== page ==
Patients with limited financial resources often have difficulties getting to their physician and hospital appointments. The federal regulations for Medicaid require the provision of free or low-cost transportation – Non-Emergency Medical Transportation (NEMT). Several states are asking for exemption from this requirement as part of their Medicaid expansions. The companies involved in the provision of this care have responded with whitepaper demonstrating a return on investment (ROI). Or have they?
The Medical Transportation Access Coalition, whose three founding companies provide NEMT to 38 million beneficiaries across 45 states commissioned the study. Bias aside, it is a deeply flawed study contributing much noise and little signal. It all begins well as they state their hypothesis, “missed medical appointments lead to deviations from clinical guidelines which, in turn, lead to complications and increased expensive medical services, such as hospitalizations.” As a clinician, I believe this is generally true. So they feel that demonstrating cost savings, from the use of NEMT, make their case. Unfortunately, they have no little real data, despite a plethora of numbers and thankfully no p-values.
They looked at three high-frequency uses, transporting patients for dialysis, for wound care and perhaps in a nod to the opioid epidemic, substance abuse programs. They have real data on how many trips a month they provide and the current monthly health care expenditures for those groups. But how do we show savings?
First, the researchers asked patients using these services how frequently they would keep their appointments if NEMT were not available. 58% said they would make none of their appointments, 22% said they would make all of them, the rest were in between – overall these patients would miss about 75% of their necessary care. The sample size for those patient opinions was minuscule, slightly less than 1,000 of those 38 million beneficiaries. But let us take it at face value, less NEMT fewer appointments kept. But how to calculate the cost of those missed appointments?
I have read this paper three times but nowhere is there a source or a calculation for the increased costs associated with missed appointments – they mathmagically appear in a lovely bar chart. From here, calculating what is suspect, even imaginary savings is easy.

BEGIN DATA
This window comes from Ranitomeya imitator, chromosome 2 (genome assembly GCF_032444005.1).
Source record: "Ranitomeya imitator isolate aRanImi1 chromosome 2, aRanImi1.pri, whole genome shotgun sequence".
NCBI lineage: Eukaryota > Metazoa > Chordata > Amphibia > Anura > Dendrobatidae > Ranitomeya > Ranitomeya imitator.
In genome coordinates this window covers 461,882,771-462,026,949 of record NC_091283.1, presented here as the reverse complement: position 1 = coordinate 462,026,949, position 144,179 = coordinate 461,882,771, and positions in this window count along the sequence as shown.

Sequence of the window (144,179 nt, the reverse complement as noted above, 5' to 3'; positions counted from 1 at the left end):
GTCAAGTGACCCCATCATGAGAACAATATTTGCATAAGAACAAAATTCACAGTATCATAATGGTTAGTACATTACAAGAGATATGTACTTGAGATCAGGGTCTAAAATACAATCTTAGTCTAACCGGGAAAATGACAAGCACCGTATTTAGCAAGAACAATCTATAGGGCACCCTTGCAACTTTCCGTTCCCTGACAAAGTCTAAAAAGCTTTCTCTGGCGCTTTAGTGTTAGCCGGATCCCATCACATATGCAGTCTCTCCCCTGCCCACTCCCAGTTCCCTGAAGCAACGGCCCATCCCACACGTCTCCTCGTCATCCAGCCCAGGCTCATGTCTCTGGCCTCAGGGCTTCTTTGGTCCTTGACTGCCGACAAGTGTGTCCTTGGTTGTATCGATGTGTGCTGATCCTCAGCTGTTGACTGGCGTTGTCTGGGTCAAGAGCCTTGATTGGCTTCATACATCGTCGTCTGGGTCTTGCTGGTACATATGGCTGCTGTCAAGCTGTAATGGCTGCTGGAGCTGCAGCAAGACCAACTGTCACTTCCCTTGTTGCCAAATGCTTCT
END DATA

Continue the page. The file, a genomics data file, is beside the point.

Made-up Cost Savings - NEMT's actual cost = Savings
By their calculations, for patients requiring dialysis or wound care, NEMT services by getting patients to their appointments saves money. For those with a substance abuse program, they could demonstrate no savings, and NEMT resulted in a loss! So at least they had enough integrity to include an equally imaginary loss from NEMT. They go on to explain that if they had considered other factors, like relapses or increased productivity or less need for law enforcement, NEMT would have been of value in this case too.
They are not making a helpful argument. This "study" consists of numbers that either are speculative or cannot be verified. I identified the flaws in undercutting their position in a few moments - of course; I read their paper, not just their discussion. They do not present evidence for an honest policy discussion; this is thinly veiled advocacy. And as I said, I am biased towards their argument; I think NEMT has value and shouldn’t be casually eliminated; what will those wishing to eliminate NEMT do with this "evidence?" This just serves as more ammunition in the shouting matches between the sides, casting more shadow than light.
STAT, owned by Boston Globe Media, provided a forum in their “First Opinion” section for this “study,” and it comes with a disclaimer at the end that the Medical Transportation Access Coalition supported the research. But is there a journalistic responsibility to at least look at the information being referenced? I am not a journalist, so I do not know the answer. But as a reader, it makes me disappointed in those who wish to moderate our discourse.
Sources: Curtailing Medicaid’s transportation benefit is ‘penny-wise and pound-foolish’ STAT
The whitepaper can be found here.